Budapest is cold in December, so a nice, warm drink is appreciated.

Stay warm while shopping the Budapest Christmas markets with a mug of mulled wine made with Hungary’s brandy and national drink, Pálinka, and combined with fruit juice, honey, lemon, and spices. Photo credit: Monique White

The Christmas market staple, mulled wine, is available, and at the Budapest markets it’s made with Hungary’s brandy and national drink, Pálinka, and combined with fruit juice, honey, lemon, and spices.

Stay warm while shopping the Budapest Christmas markets with a mug of mulled wine made with Hungary’s brandy and national drink, Pálinka, and combined with fruit juice, honey, lemon, and spices.

It definitely keeps you warm.

How To Get There

Budapest is easily accessible since it’s home to the country’s largest airport and several railway stations. Most international carriers fly into Budapest’s Liszt Ferenc International Airport, formerly known and still often referred to as Ferihegy, which is located 15 miles (25 kilometers) from the city center. A shuttle bus goes from the airport to the city center and takes about 35 minutes at a cost of 900 HUF (approximately 3 EUR or 3 USD).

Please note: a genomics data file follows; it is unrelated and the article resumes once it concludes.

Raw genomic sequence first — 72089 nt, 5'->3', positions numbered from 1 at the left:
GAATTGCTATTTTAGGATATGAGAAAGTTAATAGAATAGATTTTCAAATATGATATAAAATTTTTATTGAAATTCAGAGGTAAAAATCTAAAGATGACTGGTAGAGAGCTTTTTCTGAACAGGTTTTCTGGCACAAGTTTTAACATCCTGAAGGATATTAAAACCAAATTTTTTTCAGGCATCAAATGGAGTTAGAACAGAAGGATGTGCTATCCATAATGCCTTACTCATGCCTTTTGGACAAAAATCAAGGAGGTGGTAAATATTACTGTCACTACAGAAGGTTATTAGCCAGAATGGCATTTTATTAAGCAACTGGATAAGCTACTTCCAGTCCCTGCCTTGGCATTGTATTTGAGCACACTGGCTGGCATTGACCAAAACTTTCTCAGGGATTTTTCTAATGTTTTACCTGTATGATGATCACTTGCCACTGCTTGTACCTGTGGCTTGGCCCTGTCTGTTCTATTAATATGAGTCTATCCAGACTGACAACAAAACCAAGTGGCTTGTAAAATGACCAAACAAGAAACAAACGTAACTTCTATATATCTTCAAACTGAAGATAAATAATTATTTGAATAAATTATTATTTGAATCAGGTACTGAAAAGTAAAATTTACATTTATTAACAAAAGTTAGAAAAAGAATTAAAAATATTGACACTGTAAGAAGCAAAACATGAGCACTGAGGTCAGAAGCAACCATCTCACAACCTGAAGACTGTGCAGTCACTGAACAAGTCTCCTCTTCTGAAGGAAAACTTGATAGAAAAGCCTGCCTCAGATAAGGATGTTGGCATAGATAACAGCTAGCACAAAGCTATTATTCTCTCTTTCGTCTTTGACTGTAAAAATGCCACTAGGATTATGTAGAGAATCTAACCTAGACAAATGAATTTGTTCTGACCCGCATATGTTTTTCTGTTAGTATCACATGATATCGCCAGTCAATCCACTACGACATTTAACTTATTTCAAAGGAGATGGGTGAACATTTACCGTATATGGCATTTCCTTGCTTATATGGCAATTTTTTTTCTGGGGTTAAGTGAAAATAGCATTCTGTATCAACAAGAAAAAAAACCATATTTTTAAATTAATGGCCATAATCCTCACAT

There are also three international train stations in Budapest: Nyugati (Western) and Keleti (Eastern) Stations are on the Pest side, and Déli (Southern) Train Station is on the Buda side.